Contractors: Cautious optimism for 2012
- By Nick Wakeman
- Mar 14, 2012
Deltek’s annual Clarity government contractor study reveals an industry that is cautiously optimistic but braced for some tough times.
The optimism mostly comes from more than 400 respondents saying their revenue growth was cut in half when comparing 2011 to 2010. The average growth rate in 2011 was reported as 7.3 percent, compared to 14.7 percent the year before. But their expectation for 2012 is a return to double digit growth of 19.6 percent.
There are plenty of reasons for the drop in 2011, particularly with the delayed budget, said Warren Linscott, vice president of GovCon product strategy and management.
“Growth rates just plummeted,” he said as he presented the findings of the Clarity survey.
The survey was taken by 429 organizations that answered questions covering, business development, project management, financial metrics and compliance and risk management.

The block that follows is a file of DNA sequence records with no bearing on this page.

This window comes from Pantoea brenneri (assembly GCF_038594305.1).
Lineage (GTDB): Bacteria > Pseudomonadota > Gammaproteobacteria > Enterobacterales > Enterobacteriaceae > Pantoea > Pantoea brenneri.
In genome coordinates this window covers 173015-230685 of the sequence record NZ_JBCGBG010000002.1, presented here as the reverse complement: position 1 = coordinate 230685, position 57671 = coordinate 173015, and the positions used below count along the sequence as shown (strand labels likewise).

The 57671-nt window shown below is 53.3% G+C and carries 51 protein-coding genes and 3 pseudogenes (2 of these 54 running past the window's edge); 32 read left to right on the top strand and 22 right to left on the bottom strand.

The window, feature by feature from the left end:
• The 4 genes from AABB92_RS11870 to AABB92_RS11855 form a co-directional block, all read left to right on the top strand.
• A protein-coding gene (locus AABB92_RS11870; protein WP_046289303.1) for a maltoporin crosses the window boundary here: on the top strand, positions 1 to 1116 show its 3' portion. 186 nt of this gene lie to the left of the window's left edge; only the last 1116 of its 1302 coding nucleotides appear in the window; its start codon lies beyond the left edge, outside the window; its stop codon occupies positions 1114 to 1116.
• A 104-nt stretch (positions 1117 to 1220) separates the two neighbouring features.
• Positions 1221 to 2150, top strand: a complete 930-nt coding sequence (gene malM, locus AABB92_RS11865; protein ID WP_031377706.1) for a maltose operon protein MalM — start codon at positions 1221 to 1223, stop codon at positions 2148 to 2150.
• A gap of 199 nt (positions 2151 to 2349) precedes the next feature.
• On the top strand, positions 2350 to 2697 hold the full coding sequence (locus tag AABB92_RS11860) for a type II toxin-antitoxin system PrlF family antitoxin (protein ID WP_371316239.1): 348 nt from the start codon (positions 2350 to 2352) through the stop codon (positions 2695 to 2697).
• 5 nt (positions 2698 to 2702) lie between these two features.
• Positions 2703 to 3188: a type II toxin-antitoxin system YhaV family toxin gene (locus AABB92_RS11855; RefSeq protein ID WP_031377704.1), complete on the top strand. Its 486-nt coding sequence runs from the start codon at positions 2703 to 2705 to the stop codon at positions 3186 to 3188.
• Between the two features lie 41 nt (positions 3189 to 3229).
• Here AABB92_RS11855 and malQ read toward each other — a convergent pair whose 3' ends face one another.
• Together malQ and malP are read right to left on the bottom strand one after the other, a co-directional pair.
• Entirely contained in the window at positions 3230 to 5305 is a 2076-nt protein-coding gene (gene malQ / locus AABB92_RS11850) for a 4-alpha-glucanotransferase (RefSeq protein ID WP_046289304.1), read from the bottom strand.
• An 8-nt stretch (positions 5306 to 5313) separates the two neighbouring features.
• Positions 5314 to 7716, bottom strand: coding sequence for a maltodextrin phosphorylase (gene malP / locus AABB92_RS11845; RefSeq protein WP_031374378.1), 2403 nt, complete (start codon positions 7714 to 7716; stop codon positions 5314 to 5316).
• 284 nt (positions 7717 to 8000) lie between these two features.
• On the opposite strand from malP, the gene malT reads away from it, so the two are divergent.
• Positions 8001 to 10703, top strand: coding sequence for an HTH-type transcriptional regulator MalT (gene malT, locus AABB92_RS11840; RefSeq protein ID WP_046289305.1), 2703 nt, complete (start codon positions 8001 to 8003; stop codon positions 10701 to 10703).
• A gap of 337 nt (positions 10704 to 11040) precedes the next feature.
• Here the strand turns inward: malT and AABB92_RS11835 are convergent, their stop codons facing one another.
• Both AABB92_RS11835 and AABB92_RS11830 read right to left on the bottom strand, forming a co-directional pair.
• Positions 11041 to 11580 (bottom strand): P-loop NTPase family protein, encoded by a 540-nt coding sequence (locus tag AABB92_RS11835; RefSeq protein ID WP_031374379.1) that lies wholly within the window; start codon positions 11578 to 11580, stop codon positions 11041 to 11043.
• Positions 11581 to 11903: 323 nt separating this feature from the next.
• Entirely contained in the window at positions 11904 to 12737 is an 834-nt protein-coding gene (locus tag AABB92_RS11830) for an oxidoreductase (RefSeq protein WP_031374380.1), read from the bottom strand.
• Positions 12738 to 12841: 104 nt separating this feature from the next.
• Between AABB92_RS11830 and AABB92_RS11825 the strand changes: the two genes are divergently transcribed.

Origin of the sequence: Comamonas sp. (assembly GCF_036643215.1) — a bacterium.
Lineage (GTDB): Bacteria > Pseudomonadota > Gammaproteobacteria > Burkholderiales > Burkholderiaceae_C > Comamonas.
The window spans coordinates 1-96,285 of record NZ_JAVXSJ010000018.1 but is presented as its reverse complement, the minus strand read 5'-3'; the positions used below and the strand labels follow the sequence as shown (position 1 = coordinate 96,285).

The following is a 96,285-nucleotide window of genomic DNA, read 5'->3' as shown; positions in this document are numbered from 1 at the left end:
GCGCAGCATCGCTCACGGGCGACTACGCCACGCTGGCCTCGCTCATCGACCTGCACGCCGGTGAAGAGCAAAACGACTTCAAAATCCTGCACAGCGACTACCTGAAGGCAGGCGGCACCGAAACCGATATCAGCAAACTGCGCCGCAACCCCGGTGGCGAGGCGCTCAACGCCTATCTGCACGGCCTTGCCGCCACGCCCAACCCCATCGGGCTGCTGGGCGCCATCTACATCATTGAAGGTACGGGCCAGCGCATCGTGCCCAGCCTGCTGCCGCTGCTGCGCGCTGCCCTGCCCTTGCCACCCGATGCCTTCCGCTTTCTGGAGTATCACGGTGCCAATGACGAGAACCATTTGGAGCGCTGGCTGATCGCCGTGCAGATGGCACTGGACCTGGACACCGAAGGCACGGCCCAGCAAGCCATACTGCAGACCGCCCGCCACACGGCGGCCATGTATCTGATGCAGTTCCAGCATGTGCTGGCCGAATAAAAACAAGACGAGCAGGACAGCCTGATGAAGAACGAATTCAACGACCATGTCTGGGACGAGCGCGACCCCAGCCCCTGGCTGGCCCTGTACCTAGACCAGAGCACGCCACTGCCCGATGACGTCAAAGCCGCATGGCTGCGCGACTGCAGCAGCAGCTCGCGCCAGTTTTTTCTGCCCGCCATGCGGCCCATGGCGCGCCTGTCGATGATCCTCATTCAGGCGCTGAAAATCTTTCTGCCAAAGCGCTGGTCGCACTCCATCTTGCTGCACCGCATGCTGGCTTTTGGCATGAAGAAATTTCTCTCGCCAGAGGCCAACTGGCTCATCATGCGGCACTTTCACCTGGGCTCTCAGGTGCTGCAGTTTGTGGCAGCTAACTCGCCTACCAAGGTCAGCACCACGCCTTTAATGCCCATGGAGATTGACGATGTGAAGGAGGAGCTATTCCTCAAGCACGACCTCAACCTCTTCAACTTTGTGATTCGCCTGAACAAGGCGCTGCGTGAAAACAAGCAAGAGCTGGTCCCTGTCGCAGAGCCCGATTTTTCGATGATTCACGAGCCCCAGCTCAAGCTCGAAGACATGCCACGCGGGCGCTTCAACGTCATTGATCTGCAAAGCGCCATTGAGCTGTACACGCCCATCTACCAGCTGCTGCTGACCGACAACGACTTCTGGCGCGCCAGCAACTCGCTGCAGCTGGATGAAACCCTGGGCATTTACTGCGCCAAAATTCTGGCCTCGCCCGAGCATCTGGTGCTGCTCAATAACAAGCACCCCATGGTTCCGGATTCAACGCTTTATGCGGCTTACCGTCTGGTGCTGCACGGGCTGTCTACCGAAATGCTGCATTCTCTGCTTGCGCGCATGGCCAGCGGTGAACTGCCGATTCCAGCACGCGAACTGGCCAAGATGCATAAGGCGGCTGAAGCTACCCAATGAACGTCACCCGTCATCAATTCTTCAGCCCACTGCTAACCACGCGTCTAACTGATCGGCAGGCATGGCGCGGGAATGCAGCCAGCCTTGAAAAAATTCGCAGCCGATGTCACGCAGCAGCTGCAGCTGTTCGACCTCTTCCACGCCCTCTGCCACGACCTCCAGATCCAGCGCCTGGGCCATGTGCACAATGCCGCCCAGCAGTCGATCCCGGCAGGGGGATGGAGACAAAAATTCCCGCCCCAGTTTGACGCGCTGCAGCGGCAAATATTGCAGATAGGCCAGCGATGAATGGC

Among the business development questions, most respondents said that the restrictive spending environment was their biggest challenge, followed by increased competition and limited business development resources.
Program managers said that inexperience project managers were their biggest challenge, followed by issues with collaboration and communications, and accurate project cost forecasting.
The Clarity survey found that companies are taking longer to issue invoices but the average of days sales outstanding dropped by 10 days to 42.8 days.
Linscott said the most likely reason for the longer invoice cycle is that companies are trying to head off challenges to invoices by scrutinizing them more closely before they are sent to customers.
The result is quicker payment because the invoices are of a higher quality and have fewer problems flagged by customers, he said.
“They are taking more time on the invoices to make sure they get paid the first time they are sent out,” Linscott said.
Compliance continues to be an issue for companies with more than 60 percent reporting that government oversight of their company increased in 2011. That compares to 42 percent reporting more oversight in 2010.
Top audit issues were unchanged from 2010 with labor and time-keeping topping the list of issues auditors targeted, followed by indirect rates and internal control systems.
Nick Wakeman is the editor-in-chief of Washington Technology. Follow him on Twitter: @nick_wakeman.